or using the additive property of the GT as
Rα[fi(xis;?yis?1)](ro) = ?R?α[fi(ri)]?xos;?s?1yo
In particular for s = 1 we obtain the expression similar to Eq. (4).
y
then the angles relation reduces to cotβ =?cotα and therefore β =π?α.
?;
?:
(12)
(13)
Rα[fi(xi;?yi)](ro) = ?R?α[fi(ri)](xo;?yo):
Gyrator transform of selected functions
(14)
3.
As it occurs for the Fourier transform the GT of only selected functions can be expressed an
alytically. The fundamental functions: Dirac delta, 1, hyperbolic wave, plane wave, spherical
wave, Gaussian and HermiteGaussian mode and their GTs are displayed in Table 1. The fol
lowing notations are used along the Table: vt= (vx;vy), kt= 2π(kx;ky), a > 0, b and c are real
numbers, and ℜ?π
4 is the operator of coordinate rotation at angle ?π=4.
Page 5
fi(ri)
fo(ro) = Rα[fi(ri)](ro)
?
sinαexp?i2πccotα?1
1
sinαexp(?i2πxoyotanα)
sinαexp(?i2π(xoyo+kxky)tanα)exp??
1
p
δ(ri?v)
1
sinαexpi2π(xoyo+vxvy)cosα?(vxyo+xovy)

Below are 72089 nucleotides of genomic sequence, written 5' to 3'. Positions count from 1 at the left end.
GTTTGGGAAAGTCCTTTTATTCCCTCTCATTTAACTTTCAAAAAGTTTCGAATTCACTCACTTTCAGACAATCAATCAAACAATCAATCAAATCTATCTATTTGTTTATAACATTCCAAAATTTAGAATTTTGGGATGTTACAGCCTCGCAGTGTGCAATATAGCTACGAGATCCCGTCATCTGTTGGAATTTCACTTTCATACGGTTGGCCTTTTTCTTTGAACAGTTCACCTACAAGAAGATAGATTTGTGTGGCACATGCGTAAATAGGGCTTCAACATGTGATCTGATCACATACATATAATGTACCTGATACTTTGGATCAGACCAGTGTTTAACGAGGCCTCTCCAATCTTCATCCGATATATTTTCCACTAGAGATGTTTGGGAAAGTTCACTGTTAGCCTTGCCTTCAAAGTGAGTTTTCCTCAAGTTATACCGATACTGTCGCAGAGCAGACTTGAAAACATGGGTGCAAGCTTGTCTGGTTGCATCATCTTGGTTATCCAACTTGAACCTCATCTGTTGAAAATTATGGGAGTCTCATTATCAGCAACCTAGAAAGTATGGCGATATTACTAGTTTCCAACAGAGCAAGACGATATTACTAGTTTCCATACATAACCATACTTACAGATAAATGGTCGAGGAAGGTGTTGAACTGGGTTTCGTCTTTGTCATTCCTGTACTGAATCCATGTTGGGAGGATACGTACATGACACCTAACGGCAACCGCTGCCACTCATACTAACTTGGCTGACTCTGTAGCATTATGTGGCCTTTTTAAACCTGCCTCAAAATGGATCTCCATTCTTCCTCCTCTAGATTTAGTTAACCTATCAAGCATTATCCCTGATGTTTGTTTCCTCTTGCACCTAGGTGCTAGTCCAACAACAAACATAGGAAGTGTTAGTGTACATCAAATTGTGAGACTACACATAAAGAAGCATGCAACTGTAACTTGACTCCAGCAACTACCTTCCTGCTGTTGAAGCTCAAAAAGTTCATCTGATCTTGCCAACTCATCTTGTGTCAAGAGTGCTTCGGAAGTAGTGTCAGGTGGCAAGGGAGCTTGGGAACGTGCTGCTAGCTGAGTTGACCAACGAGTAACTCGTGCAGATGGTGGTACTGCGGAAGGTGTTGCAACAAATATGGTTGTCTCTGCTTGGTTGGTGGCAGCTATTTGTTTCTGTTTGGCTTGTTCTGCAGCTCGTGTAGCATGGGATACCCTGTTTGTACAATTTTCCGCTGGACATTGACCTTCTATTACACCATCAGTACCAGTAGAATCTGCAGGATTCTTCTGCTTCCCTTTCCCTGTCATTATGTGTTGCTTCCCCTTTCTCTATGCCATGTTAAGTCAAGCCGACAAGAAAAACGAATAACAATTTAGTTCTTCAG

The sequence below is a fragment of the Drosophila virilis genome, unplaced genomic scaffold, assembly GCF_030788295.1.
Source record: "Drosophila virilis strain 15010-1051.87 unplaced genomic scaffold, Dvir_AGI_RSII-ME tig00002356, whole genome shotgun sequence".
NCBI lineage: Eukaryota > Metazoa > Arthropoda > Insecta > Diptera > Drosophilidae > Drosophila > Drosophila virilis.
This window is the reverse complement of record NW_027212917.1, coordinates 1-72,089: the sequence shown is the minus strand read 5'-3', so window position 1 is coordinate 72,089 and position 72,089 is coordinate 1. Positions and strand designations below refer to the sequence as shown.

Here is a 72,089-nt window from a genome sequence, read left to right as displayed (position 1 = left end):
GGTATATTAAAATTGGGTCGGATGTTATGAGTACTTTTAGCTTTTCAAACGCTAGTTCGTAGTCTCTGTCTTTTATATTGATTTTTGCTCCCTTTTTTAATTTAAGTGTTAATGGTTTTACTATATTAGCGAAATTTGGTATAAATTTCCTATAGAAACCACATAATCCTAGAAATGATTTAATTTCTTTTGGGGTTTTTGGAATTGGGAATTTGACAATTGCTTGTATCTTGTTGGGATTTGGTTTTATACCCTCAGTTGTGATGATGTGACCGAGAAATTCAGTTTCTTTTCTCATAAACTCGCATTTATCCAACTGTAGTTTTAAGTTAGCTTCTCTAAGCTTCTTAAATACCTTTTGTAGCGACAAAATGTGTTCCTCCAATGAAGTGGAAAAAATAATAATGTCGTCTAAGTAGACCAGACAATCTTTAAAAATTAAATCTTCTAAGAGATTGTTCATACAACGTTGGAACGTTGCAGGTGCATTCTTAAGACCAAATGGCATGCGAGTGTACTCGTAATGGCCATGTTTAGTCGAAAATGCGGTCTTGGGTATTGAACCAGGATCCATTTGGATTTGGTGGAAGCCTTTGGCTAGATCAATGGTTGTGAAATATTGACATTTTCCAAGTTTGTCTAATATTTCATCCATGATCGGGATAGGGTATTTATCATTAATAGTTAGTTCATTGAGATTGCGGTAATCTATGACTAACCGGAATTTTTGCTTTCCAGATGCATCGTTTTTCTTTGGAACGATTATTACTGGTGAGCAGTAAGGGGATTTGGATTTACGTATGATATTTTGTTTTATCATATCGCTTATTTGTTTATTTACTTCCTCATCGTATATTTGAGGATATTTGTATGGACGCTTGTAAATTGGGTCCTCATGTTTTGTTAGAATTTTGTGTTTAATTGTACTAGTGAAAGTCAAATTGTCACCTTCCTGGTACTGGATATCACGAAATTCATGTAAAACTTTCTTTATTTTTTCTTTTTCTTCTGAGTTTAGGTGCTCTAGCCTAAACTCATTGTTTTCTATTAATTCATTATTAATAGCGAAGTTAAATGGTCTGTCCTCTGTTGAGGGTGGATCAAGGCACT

sinα
?
exp(i2πcxiyi)
1
c+cotαxoyo
?; (c 6= ?cotα)
1
exp(?iktri)
exp??iπbr2
exp??πar2
HGm;n
1i
cosαktro
?
?
?
i
?
cos2α?b2sin2αexp
?
?
?iπ(1+b2)sin2α
cos2α?b2sin2αxoyo
exp
?
?iπbr2
o
cos2α?b2sin2α
?
i
?
4ri;1
1
p
cos2α+a2sin2αexpiπ(a2?1)sin2α
cos2α+a2sin2αxoyo
exp
?
?πar2
o
cos2α+a2sin2α
?
?
ℜ?π
?
eiα(n?m)HGm;n
Table 1. Selected functions and their gyrator transforms
?
ℜ?π
4ro;1
?
Let us consider in detail some particular cases from Table 1 (see appendix for intermediate
calculation). The ?rst row of Table 1 shows that the GT for δ(ri?v) corresponds to the gyrator
kernel as the output function, Kα(ri= v;ro), and therefore the product of hyperbolic and plane
waves.
Correspondingly the GT of a hyperbolic wave (see row 2, Table 1) transforms to Dirac func
tion for angle such that cotα = ?c. It is an important result because it means that GT can be
used for localization of waves with hyperbolic phase front. For c = tanα the plane wavefront,
fo(ro) = (sinα)?1, is obtained at the output of the GT system. For other angles the hyperbolic
wave transforms to the hyperbolic one. We underline only two particular cases, when the ex
pressions for the GT of hyperbolic wave are simpli?ed. Thus for the values of parameter c =
cotα and c = (1+cotα)=(cotα ?1) we obtain fo(ro) = exp(iπ(cotα ?tanα)xoyo)=sinα
and fo(ro) = exp(i2πxoyo)=sinα respectively. Note that for c = 0 (fi(ri) = 1) the GT also
corresponds to a hyperbolic wavefront as it is indicated at the third row of the Table 1.